I have a favorite method of quickly cooking my greens Italian-style, but this here kale salad might be my favorite way to eat them just plain raw. It’s easy to put together and the sturdy kale leaves hold up so well with the lemony-Parmesan dressing you could even make it hours ahead of time with no fear of a wilted soggy salad – in fact, it only improves matters.

You’ll probably love the roasted chickpeas as much as I do – they garnish the salad very nicely but become an addictive (and yes, healthy) little snack all by themselves.

If you can’t find Tuscan kale – which is also called Lacinato, cavolo nero, black or Dinosaur kale – regular curly kale will do.

Tuscan kale with roasted chickpeas

Tuscan Kale Salad with Roasted Chickpeas

Yield: 4 servings, or one salad for 1 hungry person

Ingredients

1 can chickpeas, drained

1/2 teaspoon smoked Spanish paprika (Pimenton)

Kosher salt

1/4 cup extra-virgin olive oil

1 big lemon, zested and juiced

1/4 cup freshly grated Parmesan or Pecorino cheese

1 small garlic clove, smashed and chopped

Pinch Aleppo pepper or red pepper flakes

1 bunch Tuscan kale, stems trimmed and washed

Instructions

  1. Heat your oven to 400 degrees.
  2. Toss the chickpeas on a small rimmed baking sheet with the Pimenton, 1/2 teaspoon salt and 1 tablespoon of the olive oil. Roast the chickpeas for 10 - 12 minutes - they should smell good and become a little bit crunchy.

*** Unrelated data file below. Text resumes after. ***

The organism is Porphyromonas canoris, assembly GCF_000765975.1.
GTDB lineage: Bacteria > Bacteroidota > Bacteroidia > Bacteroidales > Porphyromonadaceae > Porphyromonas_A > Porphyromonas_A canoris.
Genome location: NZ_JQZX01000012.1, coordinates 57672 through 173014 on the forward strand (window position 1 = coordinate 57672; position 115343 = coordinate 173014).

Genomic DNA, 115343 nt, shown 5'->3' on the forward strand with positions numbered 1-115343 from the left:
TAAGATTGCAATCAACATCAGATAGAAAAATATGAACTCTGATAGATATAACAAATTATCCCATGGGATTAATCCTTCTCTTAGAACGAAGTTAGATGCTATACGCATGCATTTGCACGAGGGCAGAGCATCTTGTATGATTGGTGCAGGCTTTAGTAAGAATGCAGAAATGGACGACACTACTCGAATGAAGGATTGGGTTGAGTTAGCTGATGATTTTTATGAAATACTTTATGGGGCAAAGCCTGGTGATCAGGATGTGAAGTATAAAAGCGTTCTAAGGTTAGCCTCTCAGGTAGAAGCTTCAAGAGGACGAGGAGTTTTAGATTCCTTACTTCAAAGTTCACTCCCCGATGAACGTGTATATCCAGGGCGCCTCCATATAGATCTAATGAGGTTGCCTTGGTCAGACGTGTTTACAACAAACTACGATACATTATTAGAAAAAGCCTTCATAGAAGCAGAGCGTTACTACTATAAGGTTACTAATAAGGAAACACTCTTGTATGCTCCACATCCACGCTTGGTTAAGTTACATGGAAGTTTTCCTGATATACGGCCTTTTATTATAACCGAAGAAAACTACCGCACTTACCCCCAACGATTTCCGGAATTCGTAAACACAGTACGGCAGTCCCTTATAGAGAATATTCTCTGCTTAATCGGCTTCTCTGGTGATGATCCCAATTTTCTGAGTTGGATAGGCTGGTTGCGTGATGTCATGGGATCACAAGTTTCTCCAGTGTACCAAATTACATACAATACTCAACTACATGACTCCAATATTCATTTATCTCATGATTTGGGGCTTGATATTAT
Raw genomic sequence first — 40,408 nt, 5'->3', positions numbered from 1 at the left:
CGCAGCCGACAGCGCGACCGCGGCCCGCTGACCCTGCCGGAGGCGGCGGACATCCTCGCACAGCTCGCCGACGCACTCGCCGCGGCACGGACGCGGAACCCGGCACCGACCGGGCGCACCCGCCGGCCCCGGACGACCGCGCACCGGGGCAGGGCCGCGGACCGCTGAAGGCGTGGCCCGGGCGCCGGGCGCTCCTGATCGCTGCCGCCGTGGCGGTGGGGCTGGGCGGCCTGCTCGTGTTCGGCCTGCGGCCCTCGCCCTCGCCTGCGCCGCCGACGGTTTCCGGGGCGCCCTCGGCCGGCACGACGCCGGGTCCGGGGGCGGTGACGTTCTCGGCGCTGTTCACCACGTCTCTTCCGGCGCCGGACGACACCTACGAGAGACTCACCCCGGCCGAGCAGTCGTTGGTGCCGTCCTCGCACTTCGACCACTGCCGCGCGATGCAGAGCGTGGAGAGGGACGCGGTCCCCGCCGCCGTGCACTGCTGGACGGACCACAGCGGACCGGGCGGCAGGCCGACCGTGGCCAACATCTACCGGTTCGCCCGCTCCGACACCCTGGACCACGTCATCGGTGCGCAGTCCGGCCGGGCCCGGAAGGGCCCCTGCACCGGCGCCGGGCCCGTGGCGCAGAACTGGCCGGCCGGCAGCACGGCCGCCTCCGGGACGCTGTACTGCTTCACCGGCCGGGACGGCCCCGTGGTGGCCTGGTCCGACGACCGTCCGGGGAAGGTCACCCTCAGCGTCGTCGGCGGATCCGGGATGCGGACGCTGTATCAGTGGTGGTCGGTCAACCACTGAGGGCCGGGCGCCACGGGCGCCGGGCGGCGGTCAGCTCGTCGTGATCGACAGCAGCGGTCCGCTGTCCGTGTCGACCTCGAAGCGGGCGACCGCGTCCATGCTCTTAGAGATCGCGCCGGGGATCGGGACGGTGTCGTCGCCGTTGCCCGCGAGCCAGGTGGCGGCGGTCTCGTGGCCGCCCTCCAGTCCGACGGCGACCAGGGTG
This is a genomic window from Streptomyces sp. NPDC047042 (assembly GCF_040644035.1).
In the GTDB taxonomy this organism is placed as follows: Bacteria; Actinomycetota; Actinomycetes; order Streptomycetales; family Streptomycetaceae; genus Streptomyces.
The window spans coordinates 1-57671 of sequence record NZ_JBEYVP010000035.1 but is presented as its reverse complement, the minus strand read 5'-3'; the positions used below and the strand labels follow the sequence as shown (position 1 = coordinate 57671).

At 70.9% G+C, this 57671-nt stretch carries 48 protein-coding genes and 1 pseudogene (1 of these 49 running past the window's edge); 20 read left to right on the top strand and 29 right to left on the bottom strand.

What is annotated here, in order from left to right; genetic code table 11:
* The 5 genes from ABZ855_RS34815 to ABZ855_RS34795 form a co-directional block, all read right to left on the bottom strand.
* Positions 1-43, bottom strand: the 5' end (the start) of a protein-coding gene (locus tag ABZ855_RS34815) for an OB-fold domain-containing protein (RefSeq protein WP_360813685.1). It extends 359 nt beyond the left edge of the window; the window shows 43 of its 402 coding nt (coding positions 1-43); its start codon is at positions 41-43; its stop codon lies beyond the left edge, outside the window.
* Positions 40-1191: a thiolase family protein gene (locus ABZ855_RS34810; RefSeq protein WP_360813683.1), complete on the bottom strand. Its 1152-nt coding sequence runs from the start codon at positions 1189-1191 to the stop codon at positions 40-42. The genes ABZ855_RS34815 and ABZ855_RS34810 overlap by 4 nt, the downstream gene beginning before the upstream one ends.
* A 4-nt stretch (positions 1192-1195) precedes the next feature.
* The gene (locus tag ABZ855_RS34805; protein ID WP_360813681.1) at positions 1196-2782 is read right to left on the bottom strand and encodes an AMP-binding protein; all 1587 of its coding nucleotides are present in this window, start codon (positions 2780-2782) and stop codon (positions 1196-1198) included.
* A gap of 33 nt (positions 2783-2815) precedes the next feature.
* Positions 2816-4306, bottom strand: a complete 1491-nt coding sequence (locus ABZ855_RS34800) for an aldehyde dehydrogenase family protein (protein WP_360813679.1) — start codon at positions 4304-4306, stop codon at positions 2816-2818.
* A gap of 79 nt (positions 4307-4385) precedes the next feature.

3. Whisk together the remaining 3 tablespoons oil with the lemon zest and juice, cheese, garlic and red pepper. Taste and season with a pinch of salt if you think it needs some.
  4. Roughly tear the kale leaves into pieces and blot with a clean towel if they're dripping wet; put into a large bowl. Pour the dressing over and toss the leaves with your hands so that they're evenly coated - your hands will taste yummy.
  5. Serve the salad with some of the chickpeas spooned over the top and sprinkled with curls of Parmesan, if you like.
http://familystylefood.com/2012/02/tuscan-kale-salad-with-roasted-chickpeas/